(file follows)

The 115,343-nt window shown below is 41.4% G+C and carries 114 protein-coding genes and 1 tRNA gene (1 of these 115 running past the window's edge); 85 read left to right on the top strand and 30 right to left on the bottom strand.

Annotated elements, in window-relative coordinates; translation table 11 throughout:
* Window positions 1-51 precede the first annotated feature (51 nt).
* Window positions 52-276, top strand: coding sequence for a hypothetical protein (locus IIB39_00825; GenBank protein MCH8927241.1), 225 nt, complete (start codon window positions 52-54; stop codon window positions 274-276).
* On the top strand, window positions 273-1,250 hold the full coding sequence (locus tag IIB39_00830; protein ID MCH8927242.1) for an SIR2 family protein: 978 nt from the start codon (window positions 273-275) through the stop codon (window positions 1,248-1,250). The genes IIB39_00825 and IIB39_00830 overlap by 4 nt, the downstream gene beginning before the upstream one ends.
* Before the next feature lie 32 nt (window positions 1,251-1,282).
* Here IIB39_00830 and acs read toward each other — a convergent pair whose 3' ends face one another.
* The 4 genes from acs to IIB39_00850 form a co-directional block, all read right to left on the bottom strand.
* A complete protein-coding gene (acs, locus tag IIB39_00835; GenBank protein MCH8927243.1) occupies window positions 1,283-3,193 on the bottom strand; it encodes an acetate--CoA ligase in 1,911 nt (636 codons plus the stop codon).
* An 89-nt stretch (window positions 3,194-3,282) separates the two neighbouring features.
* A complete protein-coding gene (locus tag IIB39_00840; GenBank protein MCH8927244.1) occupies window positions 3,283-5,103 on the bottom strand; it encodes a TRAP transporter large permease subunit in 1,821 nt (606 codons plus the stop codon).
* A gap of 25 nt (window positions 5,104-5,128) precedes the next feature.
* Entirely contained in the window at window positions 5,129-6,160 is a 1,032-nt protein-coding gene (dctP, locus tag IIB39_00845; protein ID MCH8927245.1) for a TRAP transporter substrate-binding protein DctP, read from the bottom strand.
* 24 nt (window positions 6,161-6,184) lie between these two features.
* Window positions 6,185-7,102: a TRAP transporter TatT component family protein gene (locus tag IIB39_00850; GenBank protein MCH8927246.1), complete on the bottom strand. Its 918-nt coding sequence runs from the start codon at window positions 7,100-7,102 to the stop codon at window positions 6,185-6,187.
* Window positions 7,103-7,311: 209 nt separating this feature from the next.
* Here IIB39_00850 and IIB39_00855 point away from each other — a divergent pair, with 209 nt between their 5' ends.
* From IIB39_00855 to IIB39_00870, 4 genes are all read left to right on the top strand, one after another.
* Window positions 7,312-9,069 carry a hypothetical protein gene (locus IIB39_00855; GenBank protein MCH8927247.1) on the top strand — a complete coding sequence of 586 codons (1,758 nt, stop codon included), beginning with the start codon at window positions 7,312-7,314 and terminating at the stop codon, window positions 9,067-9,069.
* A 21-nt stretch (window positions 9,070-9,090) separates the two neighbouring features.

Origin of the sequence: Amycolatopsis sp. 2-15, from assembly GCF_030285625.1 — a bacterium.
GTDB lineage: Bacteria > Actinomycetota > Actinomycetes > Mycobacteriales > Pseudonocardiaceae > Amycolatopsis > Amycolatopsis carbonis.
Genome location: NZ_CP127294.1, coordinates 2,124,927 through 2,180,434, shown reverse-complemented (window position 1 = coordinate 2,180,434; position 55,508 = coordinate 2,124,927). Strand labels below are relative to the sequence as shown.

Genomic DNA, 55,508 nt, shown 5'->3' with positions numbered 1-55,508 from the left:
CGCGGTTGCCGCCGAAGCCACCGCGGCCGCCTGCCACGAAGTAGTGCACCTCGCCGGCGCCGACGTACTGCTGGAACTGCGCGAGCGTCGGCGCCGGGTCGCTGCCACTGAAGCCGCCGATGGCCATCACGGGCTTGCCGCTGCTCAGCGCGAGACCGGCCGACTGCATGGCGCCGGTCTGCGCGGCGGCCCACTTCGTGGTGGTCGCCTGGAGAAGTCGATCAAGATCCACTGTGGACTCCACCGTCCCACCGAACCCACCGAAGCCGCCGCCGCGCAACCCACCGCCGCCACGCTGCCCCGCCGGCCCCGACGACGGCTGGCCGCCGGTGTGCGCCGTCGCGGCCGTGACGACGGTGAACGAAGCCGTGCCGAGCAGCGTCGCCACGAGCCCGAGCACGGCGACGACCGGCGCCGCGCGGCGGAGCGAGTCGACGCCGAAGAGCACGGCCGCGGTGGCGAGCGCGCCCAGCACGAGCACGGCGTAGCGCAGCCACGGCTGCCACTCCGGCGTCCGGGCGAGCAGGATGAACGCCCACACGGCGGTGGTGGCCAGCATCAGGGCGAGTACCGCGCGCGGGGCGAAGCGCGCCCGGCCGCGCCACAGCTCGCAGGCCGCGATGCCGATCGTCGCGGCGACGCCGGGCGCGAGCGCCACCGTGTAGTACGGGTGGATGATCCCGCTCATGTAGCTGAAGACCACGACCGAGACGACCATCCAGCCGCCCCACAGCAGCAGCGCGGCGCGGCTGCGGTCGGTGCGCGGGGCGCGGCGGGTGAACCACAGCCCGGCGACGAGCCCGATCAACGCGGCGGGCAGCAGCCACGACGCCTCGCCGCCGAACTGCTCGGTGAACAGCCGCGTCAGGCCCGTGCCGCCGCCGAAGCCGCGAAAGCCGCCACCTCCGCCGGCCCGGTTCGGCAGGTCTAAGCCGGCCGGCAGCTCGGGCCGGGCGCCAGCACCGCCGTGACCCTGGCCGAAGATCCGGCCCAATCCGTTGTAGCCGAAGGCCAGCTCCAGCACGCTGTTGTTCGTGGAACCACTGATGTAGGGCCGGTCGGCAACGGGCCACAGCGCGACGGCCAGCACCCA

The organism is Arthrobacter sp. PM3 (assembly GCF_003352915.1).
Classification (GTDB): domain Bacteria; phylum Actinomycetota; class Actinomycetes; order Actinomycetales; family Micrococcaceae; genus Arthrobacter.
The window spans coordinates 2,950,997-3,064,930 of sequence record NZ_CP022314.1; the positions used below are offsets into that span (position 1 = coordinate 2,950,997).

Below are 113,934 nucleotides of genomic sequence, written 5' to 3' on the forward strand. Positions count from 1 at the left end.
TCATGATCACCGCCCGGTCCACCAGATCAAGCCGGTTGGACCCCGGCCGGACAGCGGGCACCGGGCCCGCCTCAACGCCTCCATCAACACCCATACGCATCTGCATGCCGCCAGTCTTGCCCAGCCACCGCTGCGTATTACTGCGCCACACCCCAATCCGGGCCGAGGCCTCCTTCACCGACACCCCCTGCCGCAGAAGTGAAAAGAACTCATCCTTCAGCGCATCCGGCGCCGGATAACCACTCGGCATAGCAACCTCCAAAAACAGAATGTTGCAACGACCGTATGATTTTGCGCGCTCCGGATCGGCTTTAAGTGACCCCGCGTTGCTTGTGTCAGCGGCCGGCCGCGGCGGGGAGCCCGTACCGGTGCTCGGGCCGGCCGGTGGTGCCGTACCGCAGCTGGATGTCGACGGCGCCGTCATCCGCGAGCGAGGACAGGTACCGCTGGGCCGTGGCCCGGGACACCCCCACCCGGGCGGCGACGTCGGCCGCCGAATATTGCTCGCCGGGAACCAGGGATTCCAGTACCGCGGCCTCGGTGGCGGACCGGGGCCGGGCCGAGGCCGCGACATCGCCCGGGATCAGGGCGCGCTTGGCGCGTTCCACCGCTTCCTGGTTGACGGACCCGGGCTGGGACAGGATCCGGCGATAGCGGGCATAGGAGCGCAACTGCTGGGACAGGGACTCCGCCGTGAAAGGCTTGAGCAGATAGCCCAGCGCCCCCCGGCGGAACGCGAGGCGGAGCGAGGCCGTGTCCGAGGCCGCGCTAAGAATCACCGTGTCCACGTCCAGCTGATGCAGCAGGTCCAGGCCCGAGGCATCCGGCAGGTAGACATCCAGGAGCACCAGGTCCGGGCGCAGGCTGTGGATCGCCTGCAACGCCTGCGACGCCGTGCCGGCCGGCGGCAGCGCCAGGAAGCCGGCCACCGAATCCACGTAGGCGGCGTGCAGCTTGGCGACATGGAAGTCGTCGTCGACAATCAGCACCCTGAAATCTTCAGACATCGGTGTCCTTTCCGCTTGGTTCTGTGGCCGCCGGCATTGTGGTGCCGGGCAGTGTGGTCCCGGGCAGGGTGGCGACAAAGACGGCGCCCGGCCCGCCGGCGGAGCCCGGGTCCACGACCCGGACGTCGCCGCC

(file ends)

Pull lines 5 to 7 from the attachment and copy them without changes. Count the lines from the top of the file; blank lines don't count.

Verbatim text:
* On the top strand, window positions 273-1,250 hold the full coding sequence (locus tag IIB39_00830; protein ID MCH8927242.1) for an SIR2 family protein: 978 nt from the start codon (window positions 273-275) through the stop codon (window positions 1,248-1,250). The genes IIB39_00825 and IIB39_00830 overlap by 4 nt, the downstream gene beginning before the upstream one ends.
* Before the next feature lie 32 nt (window positions 1,251-1,282).
* Here IIB39_00830 and acs read toward each other — a convergent pair whose 3' ends face one another.